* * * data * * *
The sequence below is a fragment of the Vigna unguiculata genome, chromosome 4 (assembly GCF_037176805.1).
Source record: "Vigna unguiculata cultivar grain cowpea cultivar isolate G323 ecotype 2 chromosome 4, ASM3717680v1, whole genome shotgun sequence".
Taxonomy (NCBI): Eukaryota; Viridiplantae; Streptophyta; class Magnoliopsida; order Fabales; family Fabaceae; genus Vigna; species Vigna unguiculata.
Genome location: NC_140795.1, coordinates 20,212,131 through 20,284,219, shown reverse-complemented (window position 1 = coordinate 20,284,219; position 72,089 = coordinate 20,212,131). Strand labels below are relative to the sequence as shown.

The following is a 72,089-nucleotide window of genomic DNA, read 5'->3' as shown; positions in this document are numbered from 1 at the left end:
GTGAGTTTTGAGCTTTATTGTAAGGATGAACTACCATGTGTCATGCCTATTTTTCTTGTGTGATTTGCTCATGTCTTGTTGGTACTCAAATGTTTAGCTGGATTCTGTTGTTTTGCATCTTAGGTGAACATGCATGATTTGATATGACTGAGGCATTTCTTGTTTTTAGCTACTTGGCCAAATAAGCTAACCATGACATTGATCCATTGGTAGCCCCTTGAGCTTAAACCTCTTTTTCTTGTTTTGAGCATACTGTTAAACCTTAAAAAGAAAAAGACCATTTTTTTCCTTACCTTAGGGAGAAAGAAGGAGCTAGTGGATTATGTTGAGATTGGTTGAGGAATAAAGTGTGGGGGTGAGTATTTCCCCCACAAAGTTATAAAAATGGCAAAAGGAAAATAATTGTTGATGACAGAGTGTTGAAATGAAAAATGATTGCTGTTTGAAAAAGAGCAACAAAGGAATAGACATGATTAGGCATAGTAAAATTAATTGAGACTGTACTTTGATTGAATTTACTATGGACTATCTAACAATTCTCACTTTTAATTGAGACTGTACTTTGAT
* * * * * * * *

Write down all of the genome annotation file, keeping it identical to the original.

The sequence below is a fragment of the Vigna unguiculata genome, chromosome 4 (assembly GCF_037176805.1).
Source record: "Vigna unguiculata cultivar grain cowpea cultivar isolate G323 ecotype 2 chromosome 4, ASM3717680v1, whole genome shotgun sequence".
Taxonomy (NCBI): Eukaryota; Viridiplantae; Streptophyta; class Magnoliopsida; order Fabales; family Fabaceae; genus Vigna; species Vigna unguiculata.
Genome location: NC_140795.1, coordinates 20,212,131 through 20,284,219, shown reverse-complemented (window position 1 = coordinate 20,284,219; position 72,089 = coordinate 20,212,131). Strand labels below are relative to the sequence as shown.

The following is a 72,089-nucleotide window of genomic DNA, read 5'->3' as shown; positions in this document are numbered from 1 at the left end:
GTGAGTTTTGAGCTTTATTGTAAGGATGAACTACCATGTGTCATGCCTATTTTTCTTGTGTGATTTGCTCATGTCTTGTTGGTACTCAAATGTTTAGCTGGATTCTGTTGTTTTGCATCTTAGGTGAACATGCATGATTTGATATGACTGAGGCATTTCTTGTTTTTAGCTACTTGGCCAAATAAGCTAACCATGACATTGATCCATTGGTAGCCCCTTGAGCTTAAACCTCTTTTTCTTGTTTTGAGCATACTGTTAAACCTTAAAAAGAAAAAGACCATTTTTTTCCTTACCTTAGGGAGAAAGAAGGAGCTAGTGGATTATGTTGAGATTGGTTGAGGAATAAAGTGTGGGGGTGAGTATTTCCCCCACAAAGTTATAAAAATGGCAAAAGGAAAATAATTGTTGATGACAGAGTGTTGAAATGAAAAATGATTGCTGTTTGAAAAAGAGCAACAAAGGAATAGACATGATTAGGCATAGTAAAATTAATTGAGACTGTACTTTGATTGAATTTACTATGGACTATCTAACAATTCTCACTTTTAATTGAGACTGTACTTTGAT